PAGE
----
X Marks The Spot

I’ve been going out quite a bit since my ex-wife moved out. You could call it a distraction. You could say that I’m actually doing what I have been wanting to do. Or you could not say anything at all because you’re not me, and because I’m about to tell you myself. I wholly admit that going out as much as I have been is a distraction, but I’ll also say it’s also what I’ve been wanting to do. When you move somewhere brand new with someone you’ve never lived with before, and the promise of adventuring and going together is over the horizon, that’s what you look forward to. We didn’t do anything of that sort together. And since I didn’t want to just go off and disappear all the time without her, I didn’t go anywhere. In the last month I’ve gone out more and seen more new things than the whole time we lived together.

My friend invited me to a Movies in the Park event in her town, but when I found out what movie was being shown, I immediately felt my stomach cringe. That’s when I realized that I’ve been avoiding a lot of things just as much as I’ve been enjoying new places.

The girl from my first “practice engagement” was Hawaiian, Filipino, and Japanese. I had proposed the night before I left to transfer to South Carolina, and it didn’t take long for things to fall apart. It was in the time of pagers and payphones, and we talked almost every night. I had sent her a card and a gift for Valentine’s Day, and was a bit disappointed that I had not received anything for the great commercialized holiday for lovers. Not a letter, card, phone, or even a six-pack of beer. Needless to say (even though I’m still going to say it), we didn’t talk on the phone anymore either. She was in the military as well and her fellow sailors in the barracks where she lived made up all sorts of excuses for her or just flat out said she wasn’t there.

It was almost St. Patrick’s Day when I had finally received an envelope from her. It was partially ripped in the corner, and the handwriting wasn’t hers. Withdrawing the pages inside, a picture fell onto the floor of my room. It was a wallet-sized photo of her and I with Santa from the mall nearby the base. Cliche cute couple picture, but later that night I had to make my first call to 911, so there was more significance to what surrounded that photo than what could be seen developed on paper. Already seeing what direction this was heading in, I unfolded the pages to discover an angry letter asking me all these questions like, “How could you do this to me?” and “Why did you wait until you moved away to hurt me?” At the end she said it was over and that she was sending back the engagement ring. Looking back in the envelope only to find it empty, I flipped over my relationships paper coffin and understood why that corner was ripped open. Either it been ripped into by someone else, or the bulk of the rock on that band caught on something in the delivery process and it fell out. Either way, I never got it back.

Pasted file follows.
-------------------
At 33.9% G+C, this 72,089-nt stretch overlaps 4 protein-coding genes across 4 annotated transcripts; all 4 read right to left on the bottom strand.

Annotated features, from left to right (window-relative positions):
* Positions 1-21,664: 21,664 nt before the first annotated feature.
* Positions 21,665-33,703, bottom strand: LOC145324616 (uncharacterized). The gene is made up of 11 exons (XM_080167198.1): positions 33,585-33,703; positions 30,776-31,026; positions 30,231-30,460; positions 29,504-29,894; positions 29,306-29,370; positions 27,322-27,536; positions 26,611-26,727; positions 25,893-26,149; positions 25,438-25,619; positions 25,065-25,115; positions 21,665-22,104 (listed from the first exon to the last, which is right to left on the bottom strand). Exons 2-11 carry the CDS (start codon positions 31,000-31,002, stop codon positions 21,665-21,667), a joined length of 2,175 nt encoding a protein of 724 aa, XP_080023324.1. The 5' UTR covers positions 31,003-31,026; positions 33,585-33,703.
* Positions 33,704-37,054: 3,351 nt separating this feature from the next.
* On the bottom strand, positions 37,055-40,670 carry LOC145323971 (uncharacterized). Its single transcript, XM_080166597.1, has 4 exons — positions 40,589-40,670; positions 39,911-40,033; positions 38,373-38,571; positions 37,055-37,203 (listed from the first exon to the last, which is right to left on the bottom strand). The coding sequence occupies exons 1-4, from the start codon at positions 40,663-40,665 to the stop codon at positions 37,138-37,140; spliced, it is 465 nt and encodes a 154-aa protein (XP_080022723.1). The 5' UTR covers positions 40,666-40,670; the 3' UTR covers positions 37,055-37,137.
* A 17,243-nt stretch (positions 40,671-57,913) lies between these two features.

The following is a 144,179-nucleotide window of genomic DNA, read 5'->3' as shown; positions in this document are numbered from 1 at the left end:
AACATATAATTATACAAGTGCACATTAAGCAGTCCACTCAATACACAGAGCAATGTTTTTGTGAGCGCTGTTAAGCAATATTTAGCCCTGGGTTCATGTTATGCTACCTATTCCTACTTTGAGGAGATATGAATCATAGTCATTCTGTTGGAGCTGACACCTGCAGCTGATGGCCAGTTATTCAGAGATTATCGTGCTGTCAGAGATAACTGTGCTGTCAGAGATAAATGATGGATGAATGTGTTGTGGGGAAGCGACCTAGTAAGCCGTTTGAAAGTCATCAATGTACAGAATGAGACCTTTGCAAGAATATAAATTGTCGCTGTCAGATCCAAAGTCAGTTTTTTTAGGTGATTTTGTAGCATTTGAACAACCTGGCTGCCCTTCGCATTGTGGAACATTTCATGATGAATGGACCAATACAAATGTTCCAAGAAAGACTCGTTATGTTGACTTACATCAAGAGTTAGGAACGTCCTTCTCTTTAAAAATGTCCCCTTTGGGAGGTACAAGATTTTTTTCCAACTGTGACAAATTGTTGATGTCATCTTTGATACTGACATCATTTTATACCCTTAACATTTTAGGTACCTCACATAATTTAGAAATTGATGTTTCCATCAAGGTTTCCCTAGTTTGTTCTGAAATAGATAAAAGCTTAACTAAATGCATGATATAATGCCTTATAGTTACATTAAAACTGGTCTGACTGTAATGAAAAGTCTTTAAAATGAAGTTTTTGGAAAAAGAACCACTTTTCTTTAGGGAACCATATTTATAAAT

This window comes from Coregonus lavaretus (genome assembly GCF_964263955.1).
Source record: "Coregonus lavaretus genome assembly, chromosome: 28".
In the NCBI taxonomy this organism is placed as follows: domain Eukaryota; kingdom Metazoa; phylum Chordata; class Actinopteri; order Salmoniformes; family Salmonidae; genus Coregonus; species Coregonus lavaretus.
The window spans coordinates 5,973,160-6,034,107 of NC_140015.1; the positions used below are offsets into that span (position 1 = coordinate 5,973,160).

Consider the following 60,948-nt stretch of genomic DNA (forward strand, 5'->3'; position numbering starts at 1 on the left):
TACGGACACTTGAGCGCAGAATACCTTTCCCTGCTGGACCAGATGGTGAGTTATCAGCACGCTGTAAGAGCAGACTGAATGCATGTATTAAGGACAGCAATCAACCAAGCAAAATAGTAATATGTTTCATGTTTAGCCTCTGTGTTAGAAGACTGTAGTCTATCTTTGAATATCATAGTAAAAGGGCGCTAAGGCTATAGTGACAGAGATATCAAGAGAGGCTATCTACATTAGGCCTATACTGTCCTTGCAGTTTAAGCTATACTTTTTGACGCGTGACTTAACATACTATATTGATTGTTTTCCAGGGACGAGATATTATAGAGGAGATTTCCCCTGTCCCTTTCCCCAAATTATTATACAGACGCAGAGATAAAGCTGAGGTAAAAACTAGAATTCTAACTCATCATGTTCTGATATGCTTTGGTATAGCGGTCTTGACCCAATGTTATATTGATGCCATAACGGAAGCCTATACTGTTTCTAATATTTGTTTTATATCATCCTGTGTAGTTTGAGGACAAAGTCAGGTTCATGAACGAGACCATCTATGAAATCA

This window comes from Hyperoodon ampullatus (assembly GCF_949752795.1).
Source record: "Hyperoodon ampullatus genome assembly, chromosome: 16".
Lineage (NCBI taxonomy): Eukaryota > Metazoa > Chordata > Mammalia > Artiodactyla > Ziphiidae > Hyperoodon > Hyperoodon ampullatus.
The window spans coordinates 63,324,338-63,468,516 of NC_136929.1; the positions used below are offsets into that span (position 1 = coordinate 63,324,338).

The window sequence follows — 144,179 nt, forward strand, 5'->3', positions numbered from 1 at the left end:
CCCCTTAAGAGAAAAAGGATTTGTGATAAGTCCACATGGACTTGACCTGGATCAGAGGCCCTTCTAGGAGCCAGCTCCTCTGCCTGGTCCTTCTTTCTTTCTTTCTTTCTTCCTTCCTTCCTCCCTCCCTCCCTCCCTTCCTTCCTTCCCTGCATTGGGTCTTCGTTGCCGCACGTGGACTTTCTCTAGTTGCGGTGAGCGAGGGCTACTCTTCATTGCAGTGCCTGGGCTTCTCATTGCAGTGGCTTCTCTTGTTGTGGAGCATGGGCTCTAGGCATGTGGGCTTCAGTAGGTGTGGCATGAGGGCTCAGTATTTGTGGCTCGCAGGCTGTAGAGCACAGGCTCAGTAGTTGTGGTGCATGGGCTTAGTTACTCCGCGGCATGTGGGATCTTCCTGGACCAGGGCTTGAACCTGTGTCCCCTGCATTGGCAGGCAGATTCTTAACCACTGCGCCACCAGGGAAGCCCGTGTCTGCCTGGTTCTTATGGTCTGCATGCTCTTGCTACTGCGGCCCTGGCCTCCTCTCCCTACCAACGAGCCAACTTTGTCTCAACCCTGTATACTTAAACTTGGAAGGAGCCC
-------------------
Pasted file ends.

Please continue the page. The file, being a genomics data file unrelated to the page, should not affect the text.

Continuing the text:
For a long while after that break up, I avoided anything that reminded me of her: Hawaiian pizza, Hawaiian Punch, getting breakfast from McDonald’s (which we went to more times a week than I’d like to admit), even movies or songs that we had watched together or she introduced me to or sang to me.

Eventually I came back around to the delicious combo that is ham and pineapple, or a random bacon, egg, and cheese biscuit, but for months afterwards I couldn’t even look at certain things without wanting to run off in a corner and throw up from instant nausea.

And so that’s what happened with the movie in regards to my ex. It’s still so new, this whole divorce, we’re done, start moving on thing, and not even the good company of my friend in a fun, community event could remedy or even numb what I’m currently experiencing.

But I think this is expected. Looking back on previous break ups, there are always things that I shy away from because they hit too close to home. Typically, they’re food related, but obviously there are things like movies and songs that I remember as specific events directly related to them. As much as I love the song we used for our first dance, it unfortunately tastes bitter when I hear it now.

Recognizing this feels like a solid indicator that I’m not as numb or indifferent as I may seem to some. And I don’t want to try and force a replacement memory for some of these social triggers, because that isn’t healthy. As cliche as it is, time will eventually let me enjoy these things without getting all bent up about them, and it will probably occur in a happier situation with a friend. And then it will be our happy memory.

Happy memories. That’s a simple enough thing to want right? All in due time, I know, because there are still so many things where I feel like my ex has marked that spot.

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